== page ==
- There’s a range of vaping products companies are selling online that are designed to look like everyday items. Teens are using these to hide their vaping from parents and teachers.
- More than 1,200 vaping-associated lung injury cases have been reported in the United States. Fifteen percent of those cases involved children under 18 years of age.
- There have been 26 confirmed deaths due to these injuries.
Teens are currently using a wide range of devices that allow them to vape undetected, right under the noses of parents and teachers.
Often, these vaping products are disguised to look like common household objects such as watches, writing pens, and even clothes.
Here are some of the more common stealth vaping devices currently being used:
Hooded sweatshirts are a staple in most teen wardrobes so it probably won’t arouse suspicion when your teen shows up at breakfast one morning wearing a new one, but it should.
Vape hoodies are a popular way to hide vape pens, allowing teens to vape anywhere, even in class, without being detected.
To use it, all they have to do is insert a vape pen in the end of one of the hoodie’s specially designed tubed drawstrings. Then pen is then slid into a discreet chest pocket, and users inhale through a mouthpiece on the other end of the drawstring. This allows the plume of vapor emitted from the pen to be concealed inside the drawstring’s tube.
These days backpacks are more than just a way to carry books and laptops to and from school. They can also conceal teen vaping.
Vaping backpacks generally contain a pouch to hold the vaping device with concealed tubing and a mouthpiece in the shoulder strap allowing it to be pulled out for use as desired and then tucked discreetly away.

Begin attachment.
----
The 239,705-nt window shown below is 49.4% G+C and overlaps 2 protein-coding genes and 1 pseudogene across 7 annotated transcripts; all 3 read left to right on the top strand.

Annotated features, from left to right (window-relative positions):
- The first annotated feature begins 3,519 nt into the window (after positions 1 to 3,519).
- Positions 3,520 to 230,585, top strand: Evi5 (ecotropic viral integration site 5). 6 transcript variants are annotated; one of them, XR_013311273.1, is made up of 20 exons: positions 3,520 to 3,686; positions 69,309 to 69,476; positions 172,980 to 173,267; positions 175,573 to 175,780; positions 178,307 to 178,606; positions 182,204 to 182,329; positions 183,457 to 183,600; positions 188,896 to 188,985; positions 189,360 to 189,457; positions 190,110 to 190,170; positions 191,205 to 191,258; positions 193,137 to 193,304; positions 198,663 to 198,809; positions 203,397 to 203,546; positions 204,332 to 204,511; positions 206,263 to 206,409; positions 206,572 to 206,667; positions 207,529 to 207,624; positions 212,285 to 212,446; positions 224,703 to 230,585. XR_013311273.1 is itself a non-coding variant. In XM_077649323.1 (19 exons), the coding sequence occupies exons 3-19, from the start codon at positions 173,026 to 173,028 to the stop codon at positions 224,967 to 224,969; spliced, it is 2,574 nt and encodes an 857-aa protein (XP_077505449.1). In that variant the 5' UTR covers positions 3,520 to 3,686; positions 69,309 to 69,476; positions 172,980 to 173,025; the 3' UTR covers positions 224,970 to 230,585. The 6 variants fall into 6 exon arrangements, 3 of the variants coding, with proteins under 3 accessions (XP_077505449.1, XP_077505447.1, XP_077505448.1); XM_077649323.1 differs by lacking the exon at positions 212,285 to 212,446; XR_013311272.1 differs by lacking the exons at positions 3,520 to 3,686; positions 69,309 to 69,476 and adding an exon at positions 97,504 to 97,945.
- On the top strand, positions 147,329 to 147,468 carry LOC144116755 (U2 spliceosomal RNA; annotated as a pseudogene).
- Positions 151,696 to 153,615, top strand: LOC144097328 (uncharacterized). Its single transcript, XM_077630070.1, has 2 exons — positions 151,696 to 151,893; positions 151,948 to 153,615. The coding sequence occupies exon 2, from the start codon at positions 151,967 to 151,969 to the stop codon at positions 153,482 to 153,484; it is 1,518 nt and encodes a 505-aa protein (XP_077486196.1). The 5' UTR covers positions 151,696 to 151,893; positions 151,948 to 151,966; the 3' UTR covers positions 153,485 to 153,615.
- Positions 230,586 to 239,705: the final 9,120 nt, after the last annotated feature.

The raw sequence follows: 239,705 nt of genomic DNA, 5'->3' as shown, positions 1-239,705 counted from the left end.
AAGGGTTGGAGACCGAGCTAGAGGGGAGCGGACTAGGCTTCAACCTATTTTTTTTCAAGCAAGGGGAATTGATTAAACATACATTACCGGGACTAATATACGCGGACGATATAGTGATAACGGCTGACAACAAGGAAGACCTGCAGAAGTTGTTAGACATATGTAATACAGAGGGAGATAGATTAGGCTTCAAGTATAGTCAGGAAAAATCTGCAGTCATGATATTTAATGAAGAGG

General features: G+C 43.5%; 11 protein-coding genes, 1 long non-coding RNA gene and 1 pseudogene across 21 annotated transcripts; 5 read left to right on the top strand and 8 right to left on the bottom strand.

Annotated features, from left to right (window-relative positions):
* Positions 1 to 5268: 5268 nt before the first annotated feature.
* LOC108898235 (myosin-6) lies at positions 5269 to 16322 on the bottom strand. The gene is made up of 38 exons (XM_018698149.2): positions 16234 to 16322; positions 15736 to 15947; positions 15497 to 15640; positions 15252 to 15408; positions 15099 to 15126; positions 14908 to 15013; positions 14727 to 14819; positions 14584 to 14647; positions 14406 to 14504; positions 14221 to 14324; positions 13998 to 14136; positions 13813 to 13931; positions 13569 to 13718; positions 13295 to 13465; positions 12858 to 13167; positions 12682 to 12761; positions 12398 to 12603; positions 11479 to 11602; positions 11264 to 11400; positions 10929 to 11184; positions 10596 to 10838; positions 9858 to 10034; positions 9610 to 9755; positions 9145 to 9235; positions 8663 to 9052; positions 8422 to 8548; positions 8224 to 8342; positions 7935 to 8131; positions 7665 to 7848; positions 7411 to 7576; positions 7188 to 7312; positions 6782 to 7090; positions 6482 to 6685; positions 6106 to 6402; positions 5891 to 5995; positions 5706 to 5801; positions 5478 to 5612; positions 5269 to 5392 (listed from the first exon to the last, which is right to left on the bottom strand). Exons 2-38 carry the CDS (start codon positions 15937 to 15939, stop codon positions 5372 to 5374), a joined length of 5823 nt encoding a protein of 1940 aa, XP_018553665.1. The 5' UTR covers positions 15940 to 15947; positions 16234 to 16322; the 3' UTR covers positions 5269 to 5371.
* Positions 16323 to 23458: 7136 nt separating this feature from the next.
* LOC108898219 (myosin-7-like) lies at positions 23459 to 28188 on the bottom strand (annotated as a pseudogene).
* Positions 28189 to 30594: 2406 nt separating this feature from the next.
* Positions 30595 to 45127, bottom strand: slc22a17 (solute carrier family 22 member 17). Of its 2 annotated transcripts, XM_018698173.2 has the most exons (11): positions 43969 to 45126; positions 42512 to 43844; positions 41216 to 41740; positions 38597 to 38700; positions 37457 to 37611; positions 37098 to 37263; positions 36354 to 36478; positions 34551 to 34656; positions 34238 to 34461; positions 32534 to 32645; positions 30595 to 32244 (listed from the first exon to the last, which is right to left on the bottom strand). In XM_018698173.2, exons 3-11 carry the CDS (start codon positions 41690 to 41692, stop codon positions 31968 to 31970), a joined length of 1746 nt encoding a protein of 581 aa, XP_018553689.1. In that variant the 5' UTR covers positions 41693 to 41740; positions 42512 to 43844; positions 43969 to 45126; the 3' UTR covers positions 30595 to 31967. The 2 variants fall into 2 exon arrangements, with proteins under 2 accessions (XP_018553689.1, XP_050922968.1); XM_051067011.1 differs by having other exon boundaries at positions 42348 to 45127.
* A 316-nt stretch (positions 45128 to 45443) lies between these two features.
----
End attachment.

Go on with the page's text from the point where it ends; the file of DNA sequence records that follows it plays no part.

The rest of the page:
3. Phone cases
With smartphones being found in the hands of most teens these days, you may not even think twice about them getting a new phone case, but be aware that their latest accessory could also disguise a vaping habit.
Vaping phone cases fit over a smartphone just like a normal case, but with a big difference: You can attach an atomizer to it and vape e-liquids.
While many vape pens are called “pens” simply because their size and shape closely resemble a pen, there are also vape pens that are purposely designed to look like pens in order to hide their true function.
In fact, there are even vape pens on the market that have been cleverly designed to actually function as a writing implement. All the user has to do is unscrew the top of the pen, insert a cartridge and then vape through the top of the pen.
5. Smart watches
While they may look like a smart watch at first glance, and even tell you the time and date, a press of a button allows the user to remove a pod from the watchband which can be used as a vape.
6. USB drives
Devices like the Juul brand of e-cigarette, which closely resembles a USB drive, have become a very popular option for teens to hide their vaping.
All they need to do is toss it in their backpack, and unsuspecting parents are none the wiser that the device isn’t a USB drive with data needed for homework.
As of October 8, 2019, the Centers for Disease Control and Prevention (CDC) reports that there have been
The reports came from 49 U.S. states, the District of Columbia, and one U.S. territory. Among these reported injuries, 15 percent involved children under 18 years of age.
In addition, there have been 26 confirmed deaths due to these injuries, although the CDC did not report how many of these were teenagers.
According to the U.S. Surgeon General, there can be several potentially dangerous ingredients found in e-liquids, including: